2. To avoid scurvy, would it need its own farm using bought soil to grow vegetables for the long periods living out at sea? Would it be possible to have such farms out at sea to grow vegetables if there is ample fresh water?

3. What is the largest size such a city could grow to? Would it eventually break down as a society? Would it have to split itself into two smaller towns when it gets to a particular size?

4. How would such a floating collection of vessels travel? Would they need to co-ordinate a series of sails, or could they operate from a single large sail? Would they need to use oars?

5. Are there any other considerations that I have overlooked that need to be considered for such a society to exist?

I also asked a question here about what a person would be like if they lived or grew up in such a city.

• That's a lot of questions. Maybe you should break this up and ask for answers to specific questions, rather than lump them all in one. (And don't forget to link them all for the bigger picture.) Apr 7 '15 at 14:16
• Is that enough fewer questions? All the questions left are specifically about whether a city like this could exist, rather than the people living in such a city, which I made into another question. Apr 7 '15 at 14:37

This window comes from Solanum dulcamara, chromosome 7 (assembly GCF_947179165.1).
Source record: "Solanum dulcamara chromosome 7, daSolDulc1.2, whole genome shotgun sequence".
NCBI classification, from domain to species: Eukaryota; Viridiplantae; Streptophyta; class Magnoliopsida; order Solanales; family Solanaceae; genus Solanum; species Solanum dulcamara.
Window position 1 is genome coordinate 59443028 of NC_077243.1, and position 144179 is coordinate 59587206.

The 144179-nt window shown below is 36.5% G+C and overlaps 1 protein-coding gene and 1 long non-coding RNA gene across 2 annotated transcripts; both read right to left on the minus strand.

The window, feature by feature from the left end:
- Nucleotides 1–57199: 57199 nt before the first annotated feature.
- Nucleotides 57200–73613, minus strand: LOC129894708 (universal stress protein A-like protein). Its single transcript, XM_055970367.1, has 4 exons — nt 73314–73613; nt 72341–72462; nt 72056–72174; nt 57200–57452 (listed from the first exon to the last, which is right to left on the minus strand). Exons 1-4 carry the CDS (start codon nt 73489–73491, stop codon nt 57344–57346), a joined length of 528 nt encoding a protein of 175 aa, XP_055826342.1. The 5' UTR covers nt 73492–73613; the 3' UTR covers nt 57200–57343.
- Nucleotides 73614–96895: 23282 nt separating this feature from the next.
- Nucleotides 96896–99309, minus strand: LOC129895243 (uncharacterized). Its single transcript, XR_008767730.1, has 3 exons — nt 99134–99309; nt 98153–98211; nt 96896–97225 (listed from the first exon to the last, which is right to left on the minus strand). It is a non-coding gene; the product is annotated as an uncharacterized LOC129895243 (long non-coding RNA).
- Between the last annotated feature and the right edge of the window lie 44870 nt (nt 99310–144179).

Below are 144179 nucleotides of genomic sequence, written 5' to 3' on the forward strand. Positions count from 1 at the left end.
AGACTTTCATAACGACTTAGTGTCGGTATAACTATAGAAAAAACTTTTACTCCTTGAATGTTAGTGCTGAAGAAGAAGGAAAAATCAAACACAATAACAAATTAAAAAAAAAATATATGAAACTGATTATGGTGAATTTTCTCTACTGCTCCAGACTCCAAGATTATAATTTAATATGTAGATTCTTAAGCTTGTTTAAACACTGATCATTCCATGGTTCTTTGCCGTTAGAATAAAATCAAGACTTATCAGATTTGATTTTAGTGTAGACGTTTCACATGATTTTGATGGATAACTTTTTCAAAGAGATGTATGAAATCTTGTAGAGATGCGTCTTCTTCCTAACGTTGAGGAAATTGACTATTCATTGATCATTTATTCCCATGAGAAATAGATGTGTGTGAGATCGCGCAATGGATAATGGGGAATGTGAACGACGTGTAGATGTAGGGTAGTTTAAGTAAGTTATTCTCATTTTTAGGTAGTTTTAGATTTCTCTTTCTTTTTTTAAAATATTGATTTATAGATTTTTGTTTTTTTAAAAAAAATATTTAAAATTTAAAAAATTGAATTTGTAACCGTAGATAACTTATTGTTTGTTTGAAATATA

• Physically, it's probably doable, but economically, probably not. Cities need all kinds of materials to function that you aren't going to have at sea. So, you'll have to trade for just about everything and you have nothing but fish to trade with. Meanwhile, the coastal towns that are trade accessible have fish of their own, plus local land resources, and they need less materials for maintaining their homes. So they might buy some fish, especially deep sea fish, but they are in a position of power, and don't need to pay much for them. I just can't see it working in sea-town's favor. Apr 7 '15 at 15:10
• That said, I have always fantasized about such an island anyway, and I'd love to see it work. I think you need something extra to give it a reason to exist, though. Maybe the inhabitants have some unique technology/magic/divine intervention that gives them an edge. Something they can market to coastal towns without giving away the knowledge/ability that makes it possible. Whatever this 'something' is could require long periods over deep water. Apr 7 '15 at 15:17
• You might be interested in the video Seasteading & Artificial Islands by sci-fi author Isaac Arthur. May 26 '19 at 1:53